When a company gets bailed out with taxpayer money, why is it not owned by the public now?


I get why a bailout can be important for the economy but I don’t get why the company just gets the money. Seems like tax payer money essentially is “buying” the company to me but they get nothing out of it.

Edit: whoa i woke up to a lot of messages! Some context to my question is that I am not from the US myself but I see bailout stuff in the news and as I understand it, the idea of capitalism is understood that “if you succeed then you make money and if you fail you go bankrupt and fold or get bought out” hence me wondering why bailouts are essentially free money to a company to survive which in my head sounds like its not really fair because not all companies are offered that luxury.

In: 12103

They could be, and I believe it has happened in the past. But in general, the federal government doesn’t want to run private companies. They aren’t structured for it and don’t necessarily have people with the right expertise. Even worse, they’d be competing against private companies and reducing the private employment figures.

A better outcome would be for the company bailed out to pay back the money required to save it, with interest. Then to put federally mandated controls in place to prevent it from happening again. As opposed to stupidly de-regulating the industry and virtually assuring that it will happen again.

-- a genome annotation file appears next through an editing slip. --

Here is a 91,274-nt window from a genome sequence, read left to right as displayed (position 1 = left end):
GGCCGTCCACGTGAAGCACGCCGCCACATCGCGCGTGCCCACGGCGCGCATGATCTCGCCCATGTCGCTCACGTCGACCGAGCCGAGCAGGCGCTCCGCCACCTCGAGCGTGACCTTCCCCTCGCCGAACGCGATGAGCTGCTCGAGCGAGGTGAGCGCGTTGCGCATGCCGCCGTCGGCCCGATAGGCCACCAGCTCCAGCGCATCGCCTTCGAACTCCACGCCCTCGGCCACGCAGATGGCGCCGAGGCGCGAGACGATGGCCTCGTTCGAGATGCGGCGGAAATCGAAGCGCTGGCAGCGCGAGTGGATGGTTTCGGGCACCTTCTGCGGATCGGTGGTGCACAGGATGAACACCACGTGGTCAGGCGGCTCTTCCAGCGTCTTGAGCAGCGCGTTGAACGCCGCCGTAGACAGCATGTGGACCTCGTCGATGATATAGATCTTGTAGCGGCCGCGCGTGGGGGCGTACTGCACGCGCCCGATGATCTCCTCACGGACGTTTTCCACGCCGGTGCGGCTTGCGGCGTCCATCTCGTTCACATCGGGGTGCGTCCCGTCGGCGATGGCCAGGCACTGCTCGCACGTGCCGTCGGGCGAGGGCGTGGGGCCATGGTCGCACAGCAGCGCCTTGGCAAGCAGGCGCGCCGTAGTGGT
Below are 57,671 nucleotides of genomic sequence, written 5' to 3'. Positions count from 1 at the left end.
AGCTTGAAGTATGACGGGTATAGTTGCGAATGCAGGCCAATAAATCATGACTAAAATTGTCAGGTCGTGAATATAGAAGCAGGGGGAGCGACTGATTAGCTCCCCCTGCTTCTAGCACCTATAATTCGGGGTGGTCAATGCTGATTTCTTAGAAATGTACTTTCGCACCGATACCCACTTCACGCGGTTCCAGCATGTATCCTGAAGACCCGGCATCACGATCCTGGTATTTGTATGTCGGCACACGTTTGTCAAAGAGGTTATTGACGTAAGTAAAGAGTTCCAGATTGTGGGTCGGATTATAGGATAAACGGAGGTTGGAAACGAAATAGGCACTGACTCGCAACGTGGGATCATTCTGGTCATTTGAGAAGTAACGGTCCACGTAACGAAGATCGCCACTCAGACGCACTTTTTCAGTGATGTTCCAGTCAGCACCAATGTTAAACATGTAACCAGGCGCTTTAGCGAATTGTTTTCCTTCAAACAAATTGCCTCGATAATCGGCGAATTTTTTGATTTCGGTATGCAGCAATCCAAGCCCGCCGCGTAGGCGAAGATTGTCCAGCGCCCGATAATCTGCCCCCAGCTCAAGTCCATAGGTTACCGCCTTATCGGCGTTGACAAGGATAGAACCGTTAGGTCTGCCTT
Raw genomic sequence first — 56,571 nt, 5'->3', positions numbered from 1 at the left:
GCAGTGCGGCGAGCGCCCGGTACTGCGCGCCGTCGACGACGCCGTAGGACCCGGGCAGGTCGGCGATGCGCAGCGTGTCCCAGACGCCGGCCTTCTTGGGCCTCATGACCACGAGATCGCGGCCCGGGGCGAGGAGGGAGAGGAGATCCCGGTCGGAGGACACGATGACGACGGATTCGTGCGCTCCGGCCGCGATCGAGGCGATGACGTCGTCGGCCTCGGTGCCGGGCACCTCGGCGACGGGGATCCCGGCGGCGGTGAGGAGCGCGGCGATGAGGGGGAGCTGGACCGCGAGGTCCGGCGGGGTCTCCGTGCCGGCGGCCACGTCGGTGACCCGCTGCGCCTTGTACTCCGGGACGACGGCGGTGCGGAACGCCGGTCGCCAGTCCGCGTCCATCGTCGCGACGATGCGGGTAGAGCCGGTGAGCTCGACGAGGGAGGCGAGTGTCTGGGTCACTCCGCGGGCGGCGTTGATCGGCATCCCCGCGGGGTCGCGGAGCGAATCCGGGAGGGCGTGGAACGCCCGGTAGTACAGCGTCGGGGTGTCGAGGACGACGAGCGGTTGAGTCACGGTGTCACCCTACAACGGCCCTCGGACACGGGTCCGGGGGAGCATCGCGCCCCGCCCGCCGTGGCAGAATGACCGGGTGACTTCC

It depends on the country, but in the US, we generally frown on the government owning companies because a lot of people think they’re incredibly bad at running them.

Instead, we force the companies to pay back all the money we lent them, with interest. For example, the government made money off both the auto industry and 2008 financial bailouts, once it was all repaid. It just took awhile.

(Example: TARP cost $426.4 billion in bailouts to banks, but they ended up repaying $441.7 billion in the end.)

The issue is that a lot of people (and they have a point) are upset that the bank’s executives and employees continued to get bonuses and make money while they paid us back.

The same reason that when you go bankrupt, you’re not owned by your creditors. Bailouts aren’t done for the benefit of the officers of the company, in fact the officers of the company are usually the first ones to be relieved of their jobs.

When the Federal Reserve and the Department of the Treasury stepped in to “bail out” insolvent banks in 2008, they actually became matchmakers for those insolvent companies to pair them up with other, not-broke banks. The not-broke bank took over the loan portfolio of the insolvent bank, and then the new, combined bank was provided liquidity to survive the merger intact.

So, for example, Countrywide was taken over by Bank of America, and Washington Mutual was taken over by JPMorgan Chase. The objective of the bailout wasn’t to rescue the defunct bank’s officers, or even their shareholders, but rather their depositors and customers. I was one of the Washington Mutual customers whose funds were rescued by the bailout, and now I’m banking with JPMorgan Chase because of it.

What does the taxpayer get out of it? A whole bunch of Americans who aren’t homeless and destitute because their life savings were wiped away by a giant financial catastrope that’s not of their own making.


They sometimes can, usually with a stock buyout. In the example of Royal Bank of Scotland in 2008, the UK government became 82% shareholder by purchasing £42 billion of shares at 50p a share at the time (technically £5.00 per share based on share splits and consolidations to date).

Sadly, their price has never truly recovered.

Today the UK Gov’t holds a 43% stake in what is now the NatWest group.